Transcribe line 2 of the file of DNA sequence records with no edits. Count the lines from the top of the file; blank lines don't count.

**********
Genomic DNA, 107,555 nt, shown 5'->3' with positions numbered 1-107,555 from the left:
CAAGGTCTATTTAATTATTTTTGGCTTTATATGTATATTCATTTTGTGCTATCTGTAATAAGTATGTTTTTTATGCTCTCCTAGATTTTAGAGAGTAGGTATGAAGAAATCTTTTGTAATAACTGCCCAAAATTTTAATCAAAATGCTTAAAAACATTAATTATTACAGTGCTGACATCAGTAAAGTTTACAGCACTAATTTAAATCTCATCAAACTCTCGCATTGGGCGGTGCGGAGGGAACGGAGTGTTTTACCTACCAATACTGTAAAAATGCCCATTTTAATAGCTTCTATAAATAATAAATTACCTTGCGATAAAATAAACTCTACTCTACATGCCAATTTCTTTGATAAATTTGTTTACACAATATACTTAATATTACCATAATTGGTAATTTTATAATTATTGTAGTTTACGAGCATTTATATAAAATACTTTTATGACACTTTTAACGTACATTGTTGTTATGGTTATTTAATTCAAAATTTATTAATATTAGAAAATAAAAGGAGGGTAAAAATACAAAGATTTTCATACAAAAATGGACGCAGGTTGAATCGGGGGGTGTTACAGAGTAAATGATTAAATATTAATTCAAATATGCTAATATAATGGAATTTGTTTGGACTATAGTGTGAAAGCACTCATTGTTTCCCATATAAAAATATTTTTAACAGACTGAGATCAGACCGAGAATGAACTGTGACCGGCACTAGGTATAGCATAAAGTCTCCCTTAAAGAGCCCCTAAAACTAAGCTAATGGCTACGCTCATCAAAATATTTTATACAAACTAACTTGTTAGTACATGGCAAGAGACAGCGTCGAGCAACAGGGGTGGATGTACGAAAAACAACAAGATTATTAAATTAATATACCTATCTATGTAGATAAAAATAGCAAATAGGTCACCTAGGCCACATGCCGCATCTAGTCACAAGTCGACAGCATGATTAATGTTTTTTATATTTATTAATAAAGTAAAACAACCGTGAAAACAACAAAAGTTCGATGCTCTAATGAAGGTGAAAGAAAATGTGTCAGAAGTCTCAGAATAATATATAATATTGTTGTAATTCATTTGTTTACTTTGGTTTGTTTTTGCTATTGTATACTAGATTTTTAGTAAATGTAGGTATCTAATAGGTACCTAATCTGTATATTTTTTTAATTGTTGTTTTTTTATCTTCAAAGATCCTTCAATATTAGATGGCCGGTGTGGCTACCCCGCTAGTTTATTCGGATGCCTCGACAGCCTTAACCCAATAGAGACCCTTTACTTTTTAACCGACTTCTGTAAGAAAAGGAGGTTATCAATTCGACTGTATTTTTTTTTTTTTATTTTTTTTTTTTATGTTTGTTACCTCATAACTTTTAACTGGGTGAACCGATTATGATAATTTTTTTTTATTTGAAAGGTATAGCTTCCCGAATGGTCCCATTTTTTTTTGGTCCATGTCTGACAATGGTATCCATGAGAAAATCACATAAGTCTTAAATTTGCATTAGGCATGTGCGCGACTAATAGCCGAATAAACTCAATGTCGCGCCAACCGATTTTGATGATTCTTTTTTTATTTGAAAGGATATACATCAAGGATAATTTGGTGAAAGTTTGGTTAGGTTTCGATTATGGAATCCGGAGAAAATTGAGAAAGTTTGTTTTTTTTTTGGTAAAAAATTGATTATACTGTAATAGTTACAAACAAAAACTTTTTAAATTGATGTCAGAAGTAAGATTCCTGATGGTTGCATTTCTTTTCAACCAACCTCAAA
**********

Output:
CAAGGTCTATTTAATTATTTTTGGCTTTATATGTATATTCATTTTGTGCTATCTGTAATAAGTATGTTTTTTATGCTCTCCTAGATTTTAGAGAGTAGGTATGAAGAAATCTTTTGTAATAACTGCCCAAAATTTTAATCAAAATGCTTAAAAACATTAATTATTACAGTGCTGACATCAGTAAAGTTTACAGCACTAATTTAAATCTCATCAAACTCTCGCATTGGGCGGTGCGGAGGGAACGGAGTGTTTTACCTACCAATACTGTAAAAATGCCCATTTTAATAGCTTCTATAAATAATAAATTACCTTGCGATAAAATAAACTCTACTCTACATGCCAATTTCTTTGATAAATTTGTTTACACAATATACTTAATATTACCATAATTGGTAATTTTATAATTATTGTAGTTTACGAGCATTTATATAAAATACTTTTATGACACTTTTAACGTACATTGTTGTTATGGTTATTTAATTCAAAATTTATTAATATTAGAAAATAAAAGGAGGGTAAAAATACAAAGATTTTCATACAAAAATGGACGCAGGTTGAATCGGGGGGTGTTACAGAGTAAATGATTAAATATTAATTCAAATATGCTAATATAATGGAATTTGTTTGGACTATAGTGTGAAAGCACTCATTGTTTCCCATATAAAAATATTTTTAACAGACTGAGATCAGACCGAGAATGAACTGTGACCGGCACTAGGTATAGCATAAAGTCTCCCTTAAAGAGCCCCTAAAACTAAGCTAATGGCTACGCTCATCAAAATATTTTATACAAACTAACTTGTTAGTACATGGCAAGAGACAGCGTCGAGCAACAGGGGTGGATGTACGAAAAACAACAAGATTATTAAATTAATATACCTATCTATGTAGATAAAAATAGCAAATAGGTCACCTAGGCCACATGCCGCATCTAGTCACAAGTCGACAGCATGATTAATGTTTTTTATATTTATTAATAAAGTAAAACAACCGTGAAAACAACAAAAGTTCGATGCTCTAATGAAGGTGAAAGAAAATGTGTCAGAAGTCTCAGAATAATATATAATATTGTTGTAATTCATTTGTTTACTTTGGTTTGTTTTTGCTATTGTATACTAGATTTTTAGTAAATGTAGGTATCTAATAGGTACCTAATCTGTATATTTTTTTAATTGTTGTTTTTTTATCTTCAAAGATCCTTCAATATTAGATGGCCGGTGTGGCTACCCCGCTAGTTTATTCGGATGCCTCGACAGCCTTAACCCAATAGAGACCCTTTACTTTTTAACCGACTTCTGTAAGAAAAGGAGGTTATCAATTCGACTGTATTTTTTTTTTTTTATTTTTTTTTTTTATGTTTGTTACCTCATAACTTTTAACTGGGTGAACCGATTATGATAATTTTTTTTTATTTGAAAGGTATAGCTTCCCGAATGGTCCCATTTTTTTTTGGTCCATGTCTGACAATGGTATCCATGAGAAAATCACATAAGTCTTAAATTTGCATTAGGCATGTGCGCGACTAATAGCCGAATAAACTCAATGTCGCGCCAACCGATTTTGATGATTCTTTTTTTATTTGAAAGGATATACATCAAGGATAATTTGGTGAAAGTTTGGTTAGGTTTCGATTATGGAATCCGGAGAAAATTGAGAAAGTTTGTTTTTTTTTTGGTAAAAAATTGATTATACTGTAATAGTTACAAACAAAAACTTTTTAAATTGATGTCAGAAGTAAGATTCCTGATGGTTGCATTTCTTTTCAACCAACCTCAAA